Being unreciprocated, the transferred value of the shoes thus has a double aspect. On the one hand it is an incident of the transferee’s proprietary right in the shoes. As is the case with every owner, the transferee who becomes the owner of the shoes also thereby becomes entitled to their value. If the transferee sells the shoes, the transferee is entitled to keep the value realized through the sale. If the shoes are tortiously destroyed or converted, the transferee is entitled to receive from the wrongdoer their equivalent value as compensation. Because the transferee’s right to the shoes (and the consequent entitlement to their value) is good against the whole world, I am not differently situated with respect to this value than is everyone else.
On the other hand, the transferred value in the shoes is also a component of the normative relationship, unshared by anyone else, between me as transferor and the transferee. Even if the transfer of the shoes (and therefore of their value) is valid from a proprietary standpoint, the gratuitousness of the transfer raises a distinct issue of justice between us as parties to the transaction. Because the law assumes that persons generally act to further their own ends rather than another’s, it seeks to ensure that I truly intended the transfer to be gratuitous. And conversely because the law does not allow obligations to be created behind another’s back, restitution of the transferred value has to be consonant with the free will of the transferee. Thus, aside from the passage of title in the shoes, the question arises whether the circumstances of the gratuitous transfer of the value in the shoes are such that the transferee is under an obligation to restore this value to me. These circumstances pertain to the relationship between the two of us as participants in the transfer of value rather than the relationship between the transferee, as the new owner of the shoes, and everyone else. Put more technically, although I have lost the in rem right to the shoes (and thus to their value), one can still ask whether the conditions of transfer were such that I now nonetheless have, as against the transferee, an in personam right to their value. It is this aspect of the transferred value that engages the principle of unjust enrichment.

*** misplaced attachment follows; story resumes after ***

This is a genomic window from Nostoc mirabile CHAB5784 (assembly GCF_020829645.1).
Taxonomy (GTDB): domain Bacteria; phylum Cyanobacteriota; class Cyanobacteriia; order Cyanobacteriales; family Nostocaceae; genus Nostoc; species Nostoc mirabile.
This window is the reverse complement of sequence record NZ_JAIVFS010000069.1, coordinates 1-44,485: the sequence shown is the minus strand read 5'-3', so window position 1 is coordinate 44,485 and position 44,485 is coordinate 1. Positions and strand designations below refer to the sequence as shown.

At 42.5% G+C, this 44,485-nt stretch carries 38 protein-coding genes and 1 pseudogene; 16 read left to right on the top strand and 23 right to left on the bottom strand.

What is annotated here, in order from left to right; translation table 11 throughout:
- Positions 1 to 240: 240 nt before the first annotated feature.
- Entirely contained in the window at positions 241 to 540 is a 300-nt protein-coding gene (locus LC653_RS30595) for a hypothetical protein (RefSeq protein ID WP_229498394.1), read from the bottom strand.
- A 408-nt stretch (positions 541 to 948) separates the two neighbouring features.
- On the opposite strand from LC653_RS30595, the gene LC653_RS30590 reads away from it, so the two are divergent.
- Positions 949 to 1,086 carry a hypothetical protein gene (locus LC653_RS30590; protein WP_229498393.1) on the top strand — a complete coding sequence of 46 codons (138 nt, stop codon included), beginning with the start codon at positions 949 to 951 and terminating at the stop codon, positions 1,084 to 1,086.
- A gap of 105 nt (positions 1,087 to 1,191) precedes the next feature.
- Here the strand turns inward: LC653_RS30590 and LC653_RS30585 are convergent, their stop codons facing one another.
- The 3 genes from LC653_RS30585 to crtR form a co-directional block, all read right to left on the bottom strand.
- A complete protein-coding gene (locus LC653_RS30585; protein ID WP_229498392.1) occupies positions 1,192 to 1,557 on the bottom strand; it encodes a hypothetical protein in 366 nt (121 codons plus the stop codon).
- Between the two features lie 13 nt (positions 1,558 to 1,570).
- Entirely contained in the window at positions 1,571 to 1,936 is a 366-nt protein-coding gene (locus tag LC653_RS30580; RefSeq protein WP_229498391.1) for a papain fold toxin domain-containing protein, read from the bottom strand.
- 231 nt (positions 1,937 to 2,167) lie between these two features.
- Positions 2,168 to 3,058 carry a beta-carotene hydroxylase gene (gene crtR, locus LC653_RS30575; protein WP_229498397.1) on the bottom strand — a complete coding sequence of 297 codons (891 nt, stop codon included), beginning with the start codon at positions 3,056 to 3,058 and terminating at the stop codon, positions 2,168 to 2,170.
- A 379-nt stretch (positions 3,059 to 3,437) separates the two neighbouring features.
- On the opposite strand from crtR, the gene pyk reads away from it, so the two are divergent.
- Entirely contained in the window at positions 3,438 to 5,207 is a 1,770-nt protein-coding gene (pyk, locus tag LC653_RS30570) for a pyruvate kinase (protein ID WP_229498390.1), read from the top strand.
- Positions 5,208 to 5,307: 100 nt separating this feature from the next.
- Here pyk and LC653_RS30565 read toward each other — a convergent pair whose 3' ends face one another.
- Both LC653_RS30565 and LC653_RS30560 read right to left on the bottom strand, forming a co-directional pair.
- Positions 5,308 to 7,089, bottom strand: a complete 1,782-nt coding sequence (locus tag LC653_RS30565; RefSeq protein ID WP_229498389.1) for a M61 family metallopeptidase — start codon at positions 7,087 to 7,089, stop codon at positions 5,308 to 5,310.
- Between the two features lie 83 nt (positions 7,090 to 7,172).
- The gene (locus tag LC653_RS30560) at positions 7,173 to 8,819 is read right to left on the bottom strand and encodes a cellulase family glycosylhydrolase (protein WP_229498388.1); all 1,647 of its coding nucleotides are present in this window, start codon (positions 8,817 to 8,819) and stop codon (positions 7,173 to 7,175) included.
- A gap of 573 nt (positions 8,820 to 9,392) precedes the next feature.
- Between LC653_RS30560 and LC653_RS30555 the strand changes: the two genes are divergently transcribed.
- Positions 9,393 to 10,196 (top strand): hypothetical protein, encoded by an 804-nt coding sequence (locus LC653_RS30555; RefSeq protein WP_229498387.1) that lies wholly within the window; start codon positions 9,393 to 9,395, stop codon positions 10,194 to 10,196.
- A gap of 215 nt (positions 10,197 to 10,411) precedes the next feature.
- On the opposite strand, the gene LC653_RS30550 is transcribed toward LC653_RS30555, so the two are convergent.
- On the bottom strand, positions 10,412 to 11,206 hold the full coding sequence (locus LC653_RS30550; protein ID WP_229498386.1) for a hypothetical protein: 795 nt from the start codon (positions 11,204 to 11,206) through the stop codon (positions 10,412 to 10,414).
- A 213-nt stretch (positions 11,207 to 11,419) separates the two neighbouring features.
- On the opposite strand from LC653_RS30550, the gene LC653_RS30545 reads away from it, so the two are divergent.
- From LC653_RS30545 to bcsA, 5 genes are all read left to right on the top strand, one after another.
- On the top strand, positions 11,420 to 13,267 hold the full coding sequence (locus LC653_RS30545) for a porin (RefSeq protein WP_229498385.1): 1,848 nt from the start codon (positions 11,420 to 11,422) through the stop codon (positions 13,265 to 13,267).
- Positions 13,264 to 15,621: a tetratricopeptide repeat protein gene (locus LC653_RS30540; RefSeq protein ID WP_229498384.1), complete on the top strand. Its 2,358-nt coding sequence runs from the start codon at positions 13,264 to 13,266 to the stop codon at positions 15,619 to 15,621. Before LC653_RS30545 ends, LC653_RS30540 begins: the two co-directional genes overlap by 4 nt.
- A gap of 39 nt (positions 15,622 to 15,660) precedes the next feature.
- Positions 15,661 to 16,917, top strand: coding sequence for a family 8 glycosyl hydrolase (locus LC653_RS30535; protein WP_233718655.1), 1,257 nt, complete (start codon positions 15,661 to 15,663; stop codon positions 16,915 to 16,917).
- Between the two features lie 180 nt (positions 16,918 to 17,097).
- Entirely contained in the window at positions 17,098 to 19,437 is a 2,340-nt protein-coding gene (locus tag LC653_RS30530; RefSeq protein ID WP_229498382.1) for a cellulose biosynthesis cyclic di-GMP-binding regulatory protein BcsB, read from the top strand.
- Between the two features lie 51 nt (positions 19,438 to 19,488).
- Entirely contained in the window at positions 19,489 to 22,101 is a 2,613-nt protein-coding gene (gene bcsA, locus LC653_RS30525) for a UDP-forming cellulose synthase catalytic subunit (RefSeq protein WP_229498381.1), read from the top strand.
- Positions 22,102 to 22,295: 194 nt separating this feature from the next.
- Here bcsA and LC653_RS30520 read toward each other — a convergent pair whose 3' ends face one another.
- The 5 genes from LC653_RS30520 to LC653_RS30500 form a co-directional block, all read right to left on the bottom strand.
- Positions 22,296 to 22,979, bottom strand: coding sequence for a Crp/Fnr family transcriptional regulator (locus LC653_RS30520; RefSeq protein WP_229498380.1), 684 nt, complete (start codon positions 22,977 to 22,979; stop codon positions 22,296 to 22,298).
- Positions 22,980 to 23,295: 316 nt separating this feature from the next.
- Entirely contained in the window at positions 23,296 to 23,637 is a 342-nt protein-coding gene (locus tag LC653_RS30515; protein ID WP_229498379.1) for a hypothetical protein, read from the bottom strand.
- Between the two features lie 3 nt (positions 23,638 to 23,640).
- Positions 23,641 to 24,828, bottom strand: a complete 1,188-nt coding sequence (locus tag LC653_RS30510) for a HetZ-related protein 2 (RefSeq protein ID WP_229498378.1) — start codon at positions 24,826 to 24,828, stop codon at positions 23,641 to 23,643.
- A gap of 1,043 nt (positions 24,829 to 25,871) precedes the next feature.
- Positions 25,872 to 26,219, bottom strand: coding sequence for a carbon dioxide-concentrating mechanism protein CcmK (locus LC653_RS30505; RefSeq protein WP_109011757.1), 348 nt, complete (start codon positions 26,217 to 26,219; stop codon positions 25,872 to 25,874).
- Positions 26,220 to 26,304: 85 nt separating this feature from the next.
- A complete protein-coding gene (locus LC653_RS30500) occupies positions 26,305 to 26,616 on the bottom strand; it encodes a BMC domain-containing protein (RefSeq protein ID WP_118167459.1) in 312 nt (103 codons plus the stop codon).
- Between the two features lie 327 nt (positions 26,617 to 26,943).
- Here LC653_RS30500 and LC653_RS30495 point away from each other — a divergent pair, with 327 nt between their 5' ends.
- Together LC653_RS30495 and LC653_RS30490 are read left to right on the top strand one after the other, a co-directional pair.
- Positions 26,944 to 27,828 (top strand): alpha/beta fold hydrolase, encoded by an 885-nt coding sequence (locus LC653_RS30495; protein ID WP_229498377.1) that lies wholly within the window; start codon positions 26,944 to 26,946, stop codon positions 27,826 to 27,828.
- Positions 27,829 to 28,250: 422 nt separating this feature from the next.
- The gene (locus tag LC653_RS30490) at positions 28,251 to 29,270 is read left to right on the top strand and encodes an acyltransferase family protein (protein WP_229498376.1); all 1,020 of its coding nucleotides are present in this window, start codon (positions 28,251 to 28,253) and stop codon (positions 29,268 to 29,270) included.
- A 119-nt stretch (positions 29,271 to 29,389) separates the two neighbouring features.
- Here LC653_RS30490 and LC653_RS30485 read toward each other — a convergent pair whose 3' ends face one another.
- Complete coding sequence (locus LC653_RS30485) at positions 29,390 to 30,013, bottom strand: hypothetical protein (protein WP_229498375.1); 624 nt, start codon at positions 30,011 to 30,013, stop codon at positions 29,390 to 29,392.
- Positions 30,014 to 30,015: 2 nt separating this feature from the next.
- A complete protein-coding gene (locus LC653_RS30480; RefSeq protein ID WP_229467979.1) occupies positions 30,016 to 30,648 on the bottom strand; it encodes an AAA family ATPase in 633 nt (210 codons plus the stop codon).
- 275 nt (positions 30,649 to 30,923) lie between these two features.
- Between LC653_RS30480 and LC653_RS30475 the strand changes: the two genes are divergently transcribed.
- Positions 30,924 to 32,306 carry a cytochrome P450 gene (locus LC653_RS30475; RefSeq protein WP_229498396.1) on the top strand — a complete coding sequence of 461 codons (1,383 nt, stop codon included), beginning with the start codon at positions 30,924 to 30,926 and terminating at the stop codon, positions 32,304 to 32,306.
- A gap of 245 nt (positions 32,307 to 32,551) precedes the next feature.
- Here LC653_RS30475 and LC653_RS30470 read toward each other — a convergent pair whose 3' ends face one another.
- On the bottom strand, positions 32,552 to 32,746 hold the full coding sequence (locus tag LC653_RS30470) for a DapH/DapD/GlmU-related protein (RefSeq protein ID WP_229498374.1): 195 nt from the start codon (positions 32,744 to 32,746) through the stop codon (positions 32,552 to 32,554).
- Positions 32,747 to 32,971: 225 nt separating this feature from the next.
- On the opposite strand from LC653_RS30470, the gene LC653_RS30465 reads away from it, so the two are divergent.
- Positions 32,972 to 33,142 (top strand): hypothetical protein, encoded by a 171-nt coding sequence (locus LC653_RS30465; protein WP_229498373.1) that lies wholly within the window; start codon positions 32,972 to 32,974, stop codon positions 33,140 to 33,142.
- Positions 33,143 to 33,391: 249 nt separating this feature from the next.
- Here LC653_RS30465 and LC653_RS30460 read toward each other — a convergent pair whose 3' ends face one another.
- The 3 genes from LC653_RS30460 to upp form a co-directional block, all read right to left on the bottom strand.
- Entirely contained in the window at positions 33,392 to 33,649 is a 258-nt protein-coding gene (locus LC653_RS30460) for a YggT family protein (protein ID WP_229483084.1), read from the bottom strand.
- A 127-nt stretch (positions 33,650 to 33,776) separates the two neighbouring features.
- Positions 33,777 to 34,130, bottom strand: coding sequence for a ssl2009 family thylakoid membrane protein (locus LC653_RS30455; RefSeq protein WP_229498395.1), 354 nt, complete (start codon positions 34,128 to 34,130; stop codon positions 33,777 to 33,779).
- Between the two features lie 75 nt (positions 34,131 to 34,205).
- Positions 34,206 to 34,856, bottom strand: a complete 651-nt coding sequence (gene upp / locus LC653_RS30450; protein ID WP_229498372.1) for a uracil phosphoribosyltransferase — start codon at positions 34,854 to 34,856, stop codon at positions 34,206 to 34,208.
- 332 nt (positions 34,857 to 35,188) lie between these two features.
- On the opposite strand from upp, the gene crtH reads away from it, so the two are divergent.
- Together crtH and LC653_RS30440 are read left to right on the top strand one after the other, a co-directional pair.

Exchange and transfer of value are thus mutually exclusive notions. Exchange features a movement of things of value from each party to the other. It does not, however, feature any movement of value. In contrast, a transfer of value occurs when one party gives the other something of value, but in return receives nothing or something of lesser value. This transaction transfers not only a thing of value, but also value itself, for through this interaction one party loses and the other party gains value.
This contrast between a transfer of value and a transfer of a thing of value is the consequence of the inherently relational nature of value. Characterized as it is by quantitative comparability that abstracts from the qualitative differences between things of value, value equates an amount of one thing to an amount of another. Value is not concerned with anything on its own but with the quantitative relationship between one thing and another. Whether a transfer of value has occurred thus depends not on the movement of any single thing of value, but on whether that movement has been matched by the reciprocal movement of some other thing of equivalent value. This reciprocal movement is a contingent matter. When it occurs, one has an exchange in which things of value have been transferred but not value itself. When it does not occur, one has a transfer of value.
3. The transfer elements of liability
I now turn to the juridical significance of treating unjust enrichment as involving a transfer of value, understood as the giving of something (whether objects or labor) for nothing. How is the idea of a transfer of value actualized through the requirements for liability? These requirements reflect the idea to the extent that it provides a structure to which they conform. They also construct the idea by endowing with legal specificity what would otherwise be an abstraction. Several points deserve notice.